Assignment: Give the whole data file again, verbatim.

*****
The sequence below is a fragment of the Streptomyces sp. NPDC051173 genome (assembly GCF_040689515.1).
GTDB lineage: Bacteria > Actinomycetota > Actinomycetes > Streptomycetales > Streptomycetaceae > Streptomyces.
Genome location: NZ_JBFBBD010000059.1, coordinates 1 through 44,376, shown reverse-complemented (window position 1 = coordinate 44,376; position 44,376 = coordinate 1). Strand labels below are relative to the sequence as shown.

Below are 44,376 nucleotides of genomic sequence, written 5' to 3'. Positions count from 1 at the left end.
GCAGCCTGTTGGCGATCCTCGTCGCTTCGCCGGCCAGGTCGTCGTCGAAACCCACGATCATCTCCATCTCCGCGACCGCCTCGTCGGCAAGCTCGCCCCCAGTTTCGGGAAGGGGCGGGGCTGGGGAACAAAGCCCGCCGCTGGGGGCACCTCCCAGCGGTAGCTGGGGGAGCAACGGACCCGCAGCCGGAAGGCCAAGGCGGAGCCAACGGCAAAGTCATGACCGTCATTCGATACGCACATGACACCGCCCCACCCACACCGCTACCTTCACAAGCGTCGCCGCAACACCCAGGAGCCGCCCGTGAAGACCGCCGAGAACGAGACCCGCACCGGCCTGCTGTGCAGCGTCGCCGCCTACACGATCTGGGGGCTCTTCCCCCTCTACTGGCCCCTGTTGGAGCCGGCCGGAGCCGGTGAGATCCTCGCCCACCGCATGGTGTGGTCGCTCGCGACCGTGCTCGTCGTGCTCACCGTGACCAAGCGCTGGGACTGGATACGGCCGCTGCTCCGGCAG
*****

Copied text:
The sequence below is a fragment of the Streptomyces sp. NPDC051173 genome (assembly GCF_040689515.1).
GTDB lineage: Bacteria > Actinomycetota > Actinomycetes > Streptomycetales > Streptomycetaceae > Streptomyces.
Genome location: NZ_JBFBBD010000059.1, coordinates 1 through 44,376, shown reverse-complemented (window position 1 = coordinate 44,376; position 44,376 = coordinate 1). Strand labels below are relative to the sequence as shown.

Below are 44,376 nucleotides of genomic sequence, written 5' to 3'. Positions count from 1 at the left end.
GCAGCCTGTTGGCGATCCTCGTCGCTTCGCCGGCCAGGTCGTCGTCGAAACCCACGATCATCTCCATCTCCGCGACCGCCTCGTCGGCAAGCTCGCCCCCAGTTTCGGGAAGGGGCGGGGCTGGGGAACAAAGCCCGCCGCTGGGGGCACCTCCCAGCGGTAGCTGGGGGAGCAACGGACCCGCAGCCGGAAGGCCAAGGCGGAGCCAACGGCAAAGTCATGACCGTCATTCGATACGCACATGACACCGCCCCACCCACACCGCTACCTTCACAAGCGTCGCCGCAACACCCAGGAGCCGCCCGTGAAGACCGCCGAGAACGAGACCCGCACCGGCCTGCTGTGCAGCGTCGCCGCCTACACGATCTGGGGGCTCTTCCCCCTCTACTGGCCCCTGTTGGAGCCGGCCGGAGCCGGTGAGATCCTCGCCCACCGCATGGTGTGGTCGCTCGCGACCGTGCTCGTCGTGCTCACCGTGACCAAGCGCTGGGACTGGATACGGCCGCTGCTCCGGCAG